Now Reading: Influencer Antics Have Gone Too Far


Influencer Antics Have Gone Too Far

December 15, 20207 min read

Trigger Warning: This article discusses serious issues regarding minors.

I’m no stranger to the tumult of social media and its inhabitants. I’ve written extensively on the relationship between social media and mental health, relatability culture, family vloggers, commentary channels, and more. The internet is a fascinating, irresistible landscape, chock-full of social dynamics and divisions just waiting for someone like me to come and pick them apart. I love being on the internet, and I love analyzing it, warts and all. But there are moments when I must screech to a halt, put my foot down, and hold up my hand: stop.

This is one of those moments. The name Gabi DeMartino often conjures up the name Niki DeMartino, her twin sister. Together, they run a channel called Niki and Gabi with almost 10 million subscribers, but Gabi has her own channel as well, titled Fancy Vlogs by Gab. They’ve been submerged in a hefty amount of scandal and sketchiness over the years, the most serious being Gabi’s undisclosed sponsorships toward her young, impressionable fanbase. Up until now, at least.

Recently, Gabi DeMartino hopped on the bandwagon and launched an OnlyFans account, a relatively nascent platform that started in 2016 and known mainly for its sex-working function. There, users can pay to access private content from creators, which are usually of an explicit nature. The surge of influencers and celebrities  — like Bella Thorne and Tana Mongeau — flocking into OnlyFans have turned quite a few heads, mostly in disapproval, as they’ve been accused of siphoning away money from creators who need it more.

Gabi delivered a private message to her followers, which read, “Won’t put my panties on,” along with a video that her followers could view for $3. Innocuous enough, if only it weren’t for the egregious content of that video. The clip is a home video from Gabi’s childhood, in which she lifts her clothing and reveals herself. First, let’s consider the facts: she posted this clip on OnlyFans, a platform that, once again, is known for its sex-working function. And on this platform, she is selling inappropriate content of a minor.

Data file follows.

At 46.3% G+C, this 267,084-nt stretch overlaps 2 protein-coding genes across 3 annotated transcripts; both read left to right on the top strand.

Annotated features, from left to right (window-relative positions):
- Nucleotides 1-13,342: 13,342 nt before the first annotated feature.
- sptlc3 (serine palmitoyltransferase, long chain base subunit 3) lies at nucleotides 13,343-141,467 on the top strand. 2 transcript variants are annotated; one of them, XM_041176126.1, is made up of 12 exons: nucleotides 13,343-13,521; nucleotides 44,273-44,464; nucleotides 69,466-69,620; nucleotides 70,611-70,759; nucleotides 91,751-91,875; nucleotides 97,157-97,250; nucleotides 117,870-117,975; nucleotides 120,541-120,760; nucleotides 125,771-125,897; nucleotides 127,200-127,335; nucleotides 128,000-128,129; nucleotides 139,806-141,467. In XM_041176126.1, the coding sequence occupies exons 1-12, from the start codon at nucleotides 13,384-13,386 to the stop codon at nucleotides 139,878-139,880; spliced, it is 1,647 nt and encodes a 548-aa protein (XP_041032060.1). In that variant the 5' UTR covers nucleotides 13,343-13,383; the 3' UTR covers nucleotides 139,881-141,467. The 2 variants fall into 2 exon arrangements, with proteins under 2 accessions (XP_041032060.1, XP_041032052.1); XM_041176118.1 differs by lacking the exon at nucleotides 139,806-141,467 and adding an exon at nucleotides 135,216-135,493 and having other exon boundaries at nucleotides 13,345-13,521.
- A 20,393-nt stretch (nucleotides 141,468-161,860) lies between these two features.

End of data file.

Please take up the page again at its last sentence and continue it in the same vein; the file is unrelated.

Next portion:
Moreover, her predominant fanbase is, once again, young and impressionable. When she announced her intentions to join OnlyFans, it’s likely many of these fans followed her. Lying about one’s age is a widespread practice nowadays, and when given free rein on the internet, children can be exposed to a number of horrific things. Not only is distributing explicit images of a minor to people — some of whom might be underage themselves — downright nauseating, it’s also illegal.


If Gabi had posted this elsewhere, in any one of her other very successful accounts, the waters wouldn’t really stir. There isn’t anything inherently promiscuous in the clip. But by making the conscious decision to sell it over OnlyFans, dressing it up as “sexy” with her cryptic message, her video wasn’t silly or fun — it was, to put it bluntly, messed up. Child pornography is a pressing, prevalent issue when it comes to the internet and all its dark crannies. This situation might as well count as it, and with Gabi’s popularity, runs the risk of encouraging such criminal behavior.

When it comes to children, I draw the line. That’s where the forgivable ends, and the unforgivable begins.

Naturally, social media flew into apoplectic rage. And, as usual with influencers, Gabi released a watered-down apology and explanation, where she claimed she used OnlyFans as a “finsta” page and she was “sorry … if this came out wrong.” While she took the video down, we were far from appeased, our fury only reached greater heights at this casual, out-of-touch statement. Things progressed quickly: OnlyFans told Insider that Gabi’s page was removed, and the enormity of her mistake finally sunk in, leading her to post a two-minute apology video on her YouTube channel.

There’s not much to be said about her apology. She professes her guilt, admits her mistake, vows to be better. Her voice cracks with emotion. Her words don’t sound too robotic and scripted, at least. The typical apology video, I suppose. But the issue isn’t her apology video, specifically — it’s the fact that she had to make one in the first place. Hasn’t she learned anything from her peers? Hasn’t she learned the value of being cognizant, being rational?

The past couple of years have been a litany of apology videos, one after another. The history of influencers has been one of dereliction of duty, one after another. Quite frankly, we’re tired of the apology videos. We’re tired of seeing their regret, their remorse, even if it’s genuine. We’re tired of every “sorry” spoken, because it’s only said after they’ve erred colossally and received a diatribe from us. It’s only after they’ve committed the wrongdoing do they understand what they’ve done, when only amends can be made, and nothing can be done for the past.

After the year we’ve had, our well of patience has run dry. Enough is enough is enough. Influencers — foresight has a definition. Please, familiarize yourself with it.

Photo by Gabi DeMartino

How do you vote?

0 People voted this article. 0 Upvotes - 0 Downvotes.

Phyllis Feng

Phyllis Feng is an Ohio-based writer who loves venturing into a diverse array of topics, from literature and music to mental health. She always seeks to emphasize honesty and empathy in her work. In her free time, you'll usually find her with a book and a mug of tea in her hands.